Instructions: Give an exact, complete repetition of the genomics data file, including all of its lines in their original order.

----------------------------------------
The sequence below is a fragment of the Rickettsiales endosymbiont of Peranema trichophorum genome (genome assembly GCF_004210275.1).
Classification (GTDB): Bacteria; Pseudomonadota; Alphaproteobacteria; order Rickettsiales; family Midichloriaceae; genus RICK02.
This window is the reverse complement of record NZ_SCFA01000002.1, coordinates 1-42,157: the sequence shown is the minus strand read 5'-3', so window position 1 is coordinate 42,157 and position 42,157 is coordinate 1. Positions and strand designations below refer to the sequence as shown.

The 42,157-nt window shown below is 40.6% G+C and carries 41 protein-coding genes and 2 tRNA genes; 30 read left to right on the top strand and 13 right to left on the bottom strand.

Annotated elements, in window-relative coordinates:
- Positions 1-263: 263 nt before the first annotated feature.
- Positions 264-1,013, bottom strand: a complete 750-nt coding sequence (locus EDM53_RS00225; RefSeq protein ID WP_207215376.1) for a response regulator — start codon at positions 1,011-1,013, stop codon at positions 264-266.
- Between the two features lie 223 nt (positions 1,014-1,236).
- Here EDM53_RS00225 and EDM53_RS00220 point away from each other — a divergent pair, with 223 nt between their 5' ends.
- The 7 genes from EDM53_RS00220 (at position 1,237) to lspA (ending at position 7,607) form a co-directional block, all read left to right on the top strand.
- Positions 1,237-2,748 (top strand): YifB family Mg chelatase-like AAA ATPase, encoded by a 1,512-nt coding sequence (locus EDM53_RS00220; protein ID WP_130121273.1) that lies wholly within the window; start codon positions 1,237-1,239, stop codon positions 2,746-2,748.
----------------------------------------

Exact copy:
The sequence below is a fragment of the Rickettsiales endosymbiont of Peranema trichophorum genome (genome assembly GCF_004210275.1).
Classification (GTDB): Bacteria; Pseudomonadota; Alphaproteobacteria; order Rickettsiales; family Midichloriaceae; genus RICK02.
This window is the reverse complement of record NZ_SCFA01000002.1, coordinates 1-42,157: the sequence shown is the minus strand read 5'-3', so window position 1 is coordinate 42,157 and position 42,157 is coordinate 1. Positions and strand designations below refer to the sequence as shown.

The 42,157-nt window shown below is 40.6% G+C and carries 41 protein-coding genes and 2 tRNA genes; 30 read left to right on the top strand and 13 right to left on the bottom strand.

Annotated elements, in window-relative coordinates:
- Positions 1-263: 263 nt before the first annotated feature.
- Positions 264-1,013, bottom strand: a complete 750-nt coding sequence (locus EDM53_RS00225; RefSeq protein ID WP_207215376.1) for a response regulator — start codon at positions 1,011-1,013, stop codon at positions 264-266.
- Between the two features lie 223 nt (positions 1,014-1,236).
- Here EDM53_RS00225 and EDM53_RS00220 point away from each other — a divergent pair, with 223 nt between their 5' ends.
- The 7 genes from EDM53_RS00220 (at position 1,237) to lspA (ending at position 7,607) form a co-directional block, all read left to right on the top strand.
- Positions 1,237-2,748 (top strand): YifB family Mg chelatase-like AAA ATPase, encoded by a 1,512-nt coding sequence (locus EDM53_RS00220; protein ID WP_130121273.1) that lies wholly within the window; start codon positions 1,237-1,239, stop codon positions 2,746-2,748.